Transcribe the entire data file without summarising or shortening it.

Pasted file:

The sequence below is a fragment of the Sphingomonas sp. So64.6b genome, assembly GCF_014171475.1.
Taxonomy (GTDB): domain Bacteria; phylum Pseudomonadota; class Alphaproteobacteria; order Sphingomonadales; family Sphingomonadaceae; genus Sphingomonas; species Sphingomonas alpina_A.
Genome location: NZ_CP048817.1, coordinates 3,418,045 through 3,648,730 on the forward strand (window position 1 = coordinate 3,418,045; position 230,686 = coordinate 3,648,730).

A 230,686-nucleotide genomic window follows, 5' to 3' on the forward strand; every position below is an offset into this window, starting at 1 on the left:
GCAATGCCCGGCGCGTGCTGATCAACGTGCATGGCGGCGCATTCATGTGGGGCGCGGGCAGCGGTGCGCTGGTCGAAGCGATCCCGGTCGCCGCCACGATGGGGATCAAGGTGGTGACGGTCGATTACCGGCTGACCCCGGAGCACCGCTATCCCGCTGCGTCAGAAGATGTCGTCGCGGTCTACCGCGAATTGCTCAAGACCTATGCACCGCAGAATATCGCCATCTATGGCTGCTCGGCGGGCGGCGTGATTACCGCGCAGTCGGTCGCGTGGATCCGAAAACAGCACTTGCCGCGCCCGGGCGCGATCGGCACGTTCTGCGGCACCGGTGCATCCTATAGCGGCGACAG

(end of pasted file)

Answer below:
The sequence below is a fragment of the Sphingomonas sp. So64.6b genome, assembly GCF_014171475.1.
Taxonomy (GTDB): domain Bacteria; phylum Pseudomonadota; class Alphaproteobacteria; order Sphingomonadales; family Sphingomonadaceae; genus Sphingomonas; species Sphingomonas alpina_A.
Genome location: NZ_CP048817.1, coordinates 3,418,045 through 3,648,730 on the forward strand (window position 1 = coordinate 3,418,045; position 230,686 = coordinate 3,648,730).

A 230,686-nucleotide genomic window follows, 5' to 3' on the forward strand; every position below is an offset into this window, starting at 1 on the left:
GCAATGCCCGGCGCGTGCTGATCAACGTGCATGGCGGCGCATTCATGTGGGGCGCGGGCAGCGGTGCGCTGGTCGAAGCGATCCCGGTCGCCGCCACGATGGGGATCAAGGTGGTGACGGTCGATTACCGGCTGACCCCGGAGCACCGCTATCCCGCTGCGTCAGAAGATGTCGTCGCGGTCTACCGCGAATTGCTCAAGACCTATGCACCGCAGAATATCGCCATCTATGGCTGCTCGGCGGGCGGCGTGATTACCGCGCAGTCGGTCGCGTGGATCCGAAAACAGCACTTGCCGCGCCCGGGCGCGATCGGCACGTTCTGCGGCACCGGTGCATCCTATAGCGGCGACAG